Kitt & Jane: an interactive survival guide to the Near-Post-Apocalyptic Future is environmental activist theatre disguised as charming comedy and shadow play.
Created by the team behind the award-winning Little Orange Man, Kitt & Jane sees Kitt, still quietly mourning her grandfather’s death, teamed up with Jane (real name: Lucas) to inaugurate their school’s new . . . → Read More: Art Threat: Montreal Fringe: Kitt & Jane guide us through the ecological apocalypse
Our Creation, Existence, & Destruction in 55 Minutes is a one-man show from recent John Abbott Theatre grad Ian Geldart. Supported by stage manager Natasha Gabriella Trepanier in minor speaking roles and the work of animator Dylan Alberts, Geldart sets out to explore the big picture laid out in the show’s title.
The idea . . . → Read More: Art Threat: Montreal Fringe: Our Creation, Existence, & Destruction in 55 Minutes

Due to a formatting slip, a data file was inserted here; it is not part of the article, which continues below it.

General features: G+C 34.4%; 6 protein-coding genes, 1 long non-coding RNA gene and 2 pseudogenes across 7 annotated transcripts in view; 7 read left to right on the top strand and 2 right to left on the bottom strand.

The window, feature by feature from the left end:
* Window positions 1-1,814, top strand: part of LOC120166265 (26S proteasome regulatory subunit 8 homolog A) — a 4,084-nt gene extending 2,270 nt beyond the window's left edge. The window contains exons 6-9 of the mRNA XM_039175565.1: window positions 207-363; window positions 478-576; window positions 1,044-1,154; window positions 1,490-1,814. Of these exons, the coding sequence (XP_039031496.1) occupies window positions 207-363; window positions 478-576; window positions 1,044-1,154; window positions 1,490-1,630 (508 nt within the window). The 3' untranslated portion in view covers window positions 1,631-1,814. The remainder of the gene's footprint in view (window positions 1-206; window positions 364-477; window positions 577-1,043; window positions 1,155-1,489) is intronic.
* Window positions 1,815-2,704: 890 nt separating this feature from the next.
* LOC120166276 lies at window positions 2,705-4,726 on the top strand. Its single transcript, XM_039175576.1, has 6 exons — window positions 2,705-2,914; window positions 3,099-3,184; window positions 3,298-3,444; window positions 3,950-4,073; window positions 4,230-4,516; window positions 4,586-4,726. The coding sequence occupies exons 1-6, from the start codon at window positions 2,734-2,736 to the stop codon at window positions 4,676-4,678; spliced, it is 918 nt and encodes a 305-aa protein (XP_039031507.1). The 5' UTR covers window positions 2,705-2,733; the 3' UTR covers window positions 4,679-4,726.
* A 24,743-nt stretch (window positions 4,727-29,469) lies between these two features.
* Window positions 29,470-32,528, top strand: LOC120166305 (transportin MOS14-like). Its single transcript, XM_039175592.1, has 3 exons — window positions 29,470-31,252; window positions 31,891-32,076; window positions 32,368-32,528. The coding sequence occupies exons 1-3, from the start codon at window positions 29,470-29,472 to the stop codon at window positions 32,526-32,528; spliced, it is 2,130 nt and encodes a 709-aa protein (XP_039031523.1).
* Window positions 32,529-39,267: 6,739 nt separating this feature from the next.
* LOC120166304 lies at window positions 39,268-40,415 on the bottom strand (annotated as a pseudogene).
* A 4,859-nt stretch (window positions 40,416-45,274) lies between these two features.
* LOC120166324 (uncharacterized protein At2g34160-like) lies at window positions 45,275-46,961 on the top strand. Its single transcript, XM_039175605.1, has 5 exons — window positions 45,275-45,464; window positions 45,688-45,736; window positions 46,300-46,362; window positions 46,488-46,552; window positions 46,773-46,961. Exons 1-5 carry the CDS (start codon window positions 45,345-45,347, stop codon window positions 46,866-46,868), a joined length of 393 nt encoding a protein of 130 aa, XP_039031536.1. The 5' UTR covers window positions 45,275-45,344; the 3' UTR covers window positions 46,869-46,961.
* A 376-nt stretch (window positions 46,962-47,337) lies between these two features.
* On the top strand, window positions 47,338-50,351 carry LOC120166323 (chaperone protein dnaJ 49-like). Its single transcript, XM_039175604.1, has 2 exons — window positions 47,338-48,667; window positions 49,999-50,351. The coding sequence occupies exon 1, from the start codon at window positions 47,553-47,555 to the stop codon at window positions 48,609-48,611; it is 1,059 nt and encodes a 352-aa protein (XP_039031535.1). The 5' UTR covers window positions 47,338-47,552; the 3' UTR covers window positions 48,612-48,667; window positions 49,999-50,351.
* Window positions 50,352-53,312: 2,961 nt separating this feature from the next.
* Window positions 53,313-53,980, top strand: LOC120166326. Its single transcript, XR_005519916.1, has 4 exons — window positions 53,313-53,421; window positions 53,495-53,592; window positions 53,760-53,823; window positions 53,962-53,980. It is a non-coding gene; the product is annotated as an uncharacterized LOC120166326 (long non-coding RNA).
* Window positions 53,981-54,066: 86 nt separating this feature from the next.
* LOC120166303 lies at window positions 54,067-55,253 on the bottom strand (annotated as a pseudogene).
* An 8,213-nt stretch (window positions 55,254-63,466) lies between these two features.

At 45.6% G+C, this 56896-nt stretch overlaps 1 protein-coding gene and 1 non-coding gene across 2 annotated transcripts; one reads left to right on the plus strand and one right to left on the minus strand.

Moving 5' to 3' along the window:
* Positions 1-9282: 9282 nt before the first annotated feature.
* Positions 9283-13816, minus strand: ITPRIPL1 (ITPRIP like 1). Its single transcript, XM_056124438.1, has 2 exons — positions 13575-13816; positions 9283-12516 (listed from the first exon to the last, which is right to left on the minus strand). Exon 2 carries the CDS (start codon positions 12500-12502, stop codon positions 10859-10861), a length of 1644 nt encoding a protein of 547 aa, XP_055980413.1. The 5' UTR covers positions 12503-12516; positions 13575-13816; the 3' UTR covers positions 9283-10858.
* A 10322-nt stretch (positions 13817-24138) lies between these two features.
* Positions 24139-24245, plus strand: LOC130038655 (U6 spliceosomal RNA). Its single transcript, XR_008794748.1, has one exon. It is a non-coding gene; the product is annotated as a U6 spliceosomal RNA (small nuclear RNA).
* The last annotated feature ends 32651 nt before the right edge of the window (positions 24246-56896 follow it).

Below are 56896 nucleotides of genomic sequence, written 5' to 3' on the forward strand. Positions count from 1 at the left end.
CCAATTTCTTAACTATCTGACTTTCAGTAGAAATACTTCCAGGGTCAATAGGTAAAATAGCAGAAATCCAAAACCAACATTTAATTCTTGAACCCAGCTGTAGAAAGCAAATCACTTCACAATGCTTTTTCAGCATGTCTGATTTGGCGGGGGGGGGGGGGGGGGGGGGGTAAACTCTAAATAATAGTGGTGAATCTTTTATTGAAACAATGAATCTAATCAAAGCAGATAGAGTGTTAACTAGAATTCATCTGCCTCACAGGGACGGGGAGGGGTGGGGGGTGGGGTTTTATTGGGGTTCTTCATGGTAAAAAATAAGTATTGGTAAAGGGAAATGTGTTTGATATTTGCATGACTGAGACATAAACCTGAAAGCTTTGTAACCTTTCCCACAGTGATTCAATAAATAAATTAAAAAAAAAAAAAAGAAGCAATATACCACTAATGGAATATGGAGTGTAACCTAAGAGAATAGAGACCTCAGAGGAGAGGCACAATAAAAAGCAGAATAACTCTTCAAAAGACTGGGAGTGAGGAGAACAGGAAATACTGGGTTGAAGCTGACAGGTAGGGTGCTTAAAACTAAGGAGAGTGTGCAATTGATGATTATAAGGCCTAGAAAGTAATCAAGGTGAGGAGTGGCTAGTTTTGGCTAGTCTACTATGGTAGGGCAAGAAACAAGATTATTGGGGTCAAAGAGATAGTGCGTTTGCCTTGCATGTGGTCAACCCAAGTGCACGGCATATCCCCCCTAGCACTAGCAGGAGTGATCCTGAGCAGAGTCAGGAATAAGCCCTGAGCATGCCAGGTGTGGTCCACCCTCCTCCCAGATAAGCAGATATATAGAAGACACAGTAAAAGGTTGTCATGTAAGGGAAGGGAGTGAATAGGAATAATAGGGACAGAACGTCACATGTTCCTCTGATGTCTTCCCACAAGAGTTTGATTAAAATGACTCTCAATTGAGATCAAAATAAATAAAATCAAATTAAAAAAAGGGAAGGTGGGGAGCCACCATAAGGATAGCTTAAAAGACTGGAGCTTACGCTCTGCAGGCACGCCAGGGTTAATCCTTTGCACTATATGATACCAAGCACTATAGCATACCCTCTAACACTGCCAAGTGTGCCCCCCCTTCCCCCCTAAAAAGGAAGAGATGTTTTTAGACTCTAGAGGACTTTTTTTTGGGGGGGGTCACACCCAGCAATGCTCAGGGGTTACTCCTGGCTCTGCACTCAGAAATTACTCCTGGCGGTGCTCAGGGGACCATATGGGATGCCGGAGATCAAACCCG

My Playwright Sister, written and performed by James Diamond and Johanna Nutter, is a sequel of sorts to Nutter’s earlier work, My Pregnant Brother.
My Pregnant Brother sets Nutter’s struggle to assert herself against her instinct to help her pregnant, transgendered brother. While this autobiographical piece is exquisitely well-performed, it has also been the . . . → Read More: Art Threat: My Playwright Sister: a play about a play about a transgender sibling
With six internationally acclaimed albums and a well-received book of poetry to his name, Rodney DeCroo is turning his talents to the theatre. I met with Mr. DeCroo in Vancouver at a Commercial Drive café in late August and talked with him about his current project.
Allegheny, BC, directed by Jane Heyman, is a . . . → Read More: Art Threat: Allegheny, BC: transformative theatre that shirks corporate culture